Summer holidays are prime time for family reading — poring over nature books before a country hike, reading aloud on evenings by the campfire, or, best of all, sprawling on a raft, a dock, or a shady porch and sinking into the imaginative world of fiction.
One good place to start is The Little House Books (Laura Ingalls Wilder; illustrated by Garth Williams; Harper & Row, $29.95 for a boxed set of nine paperbacks; Ages 7 to 12) These sturdy classics of American children’s fiction, vivid chronicles of a waamly devoted pioneer family and its challenging life on a frontier farm, are perfect for ”immersion” summer reading. When you finish one book and surface reluctantly to the real world, you can always plunge right into the next volume. My own three kids once spent a whole summer racing through the adventures of Laura and her family and then play-acting the stories in the woods. Now grown, they swear they can still smell the scent of wood smoke and prairie flowers rising from the pages. A+
Preschoolers need not be left out. Keep them happy in the car with My Play a Tune Book Series (JTG, $15.95; Ages 3 to 8), complete with an eight-note electronic keyboard attached to sturdy plasticized pages. Even nonreaders will be able to play the simple tunes on the color-coded keys. B
River Parade (Alexandra Day; Viking, $12.95; Ages 3 to 8) is for more stationary moments. In shimmeringly lovely pictures and simple text, it tells of a small boy’s rowboat ride down a river with his father. First he tows his favorite toys on a string; then he overcomes his nervousness about the water and learns to swim. The rich colors recreate the sensual beauty of water and woods. A
When rain spoils a day at the beach, craft books come to the rescue. Barbara Reid has won awards for her dazzlingly bright and original illustrations made of Plasticine (soft, colorful modeling putty) and photographed for children’s books. She shares some of her secrets in Playing with Plasticine (Morrow, hardcover $11.88, paperback $6.95; Age 8 to 12), a how-to book that’s great fun. In clear black-and-white drawings, Barbara Reid shows how to invent bugs, monsters, animals, flat pictures, and free-standing play people, complete with play furniture, out of the irresistibly squishy stuff. A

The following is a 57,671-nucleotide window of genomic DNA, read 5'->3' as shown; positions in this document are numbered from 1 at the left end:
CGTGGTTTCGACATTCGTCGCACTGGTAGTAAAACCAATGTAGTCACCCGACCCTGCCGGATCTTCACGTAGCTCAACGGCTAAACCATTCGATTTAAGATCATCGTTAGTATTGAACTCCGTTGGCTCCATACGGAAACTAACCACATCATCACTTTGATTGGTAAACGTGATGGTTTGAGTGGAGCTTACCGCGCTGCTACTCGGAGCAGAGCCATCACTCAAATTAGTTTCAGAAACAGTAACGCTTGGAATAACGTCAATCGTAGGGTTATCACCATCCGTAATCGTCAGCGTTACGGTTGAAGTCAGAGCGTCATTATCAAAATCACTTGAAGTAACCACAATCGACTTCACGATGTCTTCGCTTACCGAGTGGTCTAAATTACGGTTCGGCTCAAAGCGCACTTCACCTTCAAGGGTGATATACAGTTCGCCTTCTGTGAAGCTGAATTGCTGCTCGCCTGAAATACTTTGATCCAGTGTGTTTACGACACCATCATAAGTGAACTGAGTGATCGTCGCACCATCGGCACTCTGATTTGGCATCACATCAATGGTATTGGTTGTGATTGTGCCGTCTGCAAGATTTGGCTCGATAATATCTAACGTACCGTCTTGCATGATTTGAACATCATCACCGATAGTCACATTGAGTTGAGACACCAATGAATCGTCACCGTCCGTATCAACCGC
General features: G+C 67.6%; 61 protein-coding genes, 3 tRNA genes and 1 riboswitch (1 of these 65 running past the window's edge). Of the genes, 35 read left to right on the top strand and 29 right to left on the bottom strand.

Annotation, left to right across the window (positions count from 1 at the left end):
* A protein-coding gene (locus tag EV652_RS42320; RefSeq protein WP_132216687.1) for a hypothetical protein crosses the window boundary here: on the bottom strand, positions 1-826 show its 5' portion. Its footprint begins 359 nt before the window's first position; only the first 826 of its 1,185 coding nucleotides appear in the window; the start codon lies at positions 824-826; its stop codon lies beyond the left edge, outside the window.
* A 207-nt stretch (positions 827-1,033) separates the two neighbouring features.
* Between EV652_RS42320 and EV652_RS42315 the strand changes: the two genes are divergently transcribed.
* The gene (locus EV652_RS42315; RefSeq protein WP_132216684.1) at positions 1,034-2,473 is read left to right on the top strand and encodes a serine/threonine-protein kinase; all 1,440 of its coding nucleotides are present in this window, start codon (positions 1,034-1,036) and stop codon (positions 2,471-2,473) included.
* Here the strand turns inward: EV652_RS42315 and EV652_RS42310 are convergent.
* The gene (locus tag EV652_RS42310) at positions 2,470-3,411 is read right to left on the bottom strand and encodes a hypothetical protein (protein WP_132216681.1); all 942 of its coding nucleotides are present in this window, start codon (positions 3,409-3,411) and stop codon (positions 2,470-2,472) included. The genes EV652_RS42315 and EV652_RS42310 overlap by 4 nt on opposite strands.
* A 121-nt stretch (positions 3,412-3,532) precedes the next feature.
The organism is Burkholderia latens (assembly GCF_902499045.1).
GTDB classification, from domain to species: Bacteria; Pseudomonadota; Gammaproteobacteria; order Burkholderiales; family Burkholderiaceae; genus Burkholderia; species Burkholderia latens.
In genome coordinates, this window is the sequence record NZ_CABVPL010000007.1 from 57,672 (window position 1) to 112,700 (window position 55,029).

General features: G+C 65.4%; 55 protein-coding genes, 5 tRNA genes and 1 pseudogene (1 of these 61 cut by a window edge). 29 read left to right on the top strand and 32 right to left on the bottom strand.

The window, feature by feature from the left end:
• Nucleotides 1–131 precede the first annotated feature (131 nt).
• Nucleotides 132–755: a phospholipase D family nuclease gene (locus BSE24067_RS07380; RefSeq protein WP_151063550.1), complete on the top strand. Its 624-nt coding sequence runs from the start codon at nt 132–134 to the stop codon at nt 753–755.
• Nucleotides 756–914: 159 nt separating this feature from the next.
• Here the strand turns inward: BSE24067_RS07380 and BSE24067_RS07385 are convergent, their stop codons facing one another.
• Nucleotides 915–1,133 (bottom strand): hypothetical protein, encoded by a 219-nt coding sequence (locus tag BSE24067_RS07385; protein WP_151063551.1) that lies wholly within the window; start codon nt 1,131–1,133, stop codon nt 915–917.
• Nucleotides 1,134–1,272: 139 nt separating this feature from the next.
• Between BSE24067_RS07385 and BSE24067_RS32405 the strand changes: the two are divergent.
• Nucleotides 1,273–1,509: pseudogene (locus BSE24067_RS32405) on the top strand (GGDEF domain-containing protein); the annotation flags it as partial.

For more ambitious creators, Bats, Butterflies and Bugs (S. Adams Sullivan; Little, Brown, $14.95; Ages 8 to 12) shows how to make action toys out of household objects. Bat costumes, gliders, magic-wand butterflies, bug kites, and giant attack bugs — get the scissors ready and stand back. Detailed directions are provided, as well as interesting snippets of bat and bug nature lore. A
Life in a Tidal Pool (Alvin and Virginia Silverstein; illustrated by Pamela and Walter Carroll; Little, Brown; $14.95; Ages 7 to 12) is one of the more unusual and useful nature books offered this season. It’s a leisurely narrative description of the minute life-forms found in seacoast tidal pools, accompanied by graceful black-and-white drawings. Because of its narrative approach, it’s informative without being baldly scientific. A
Don’t forget to pack good fiction for your older children. In Summer Light (Zibby Oneal; Viking, $12.95; Ages 12-plus) is a dreamy, intense, and richly textured novel about 17-year-old Kate’s struggle to work out her relationship with her domineering father, a famous artist. A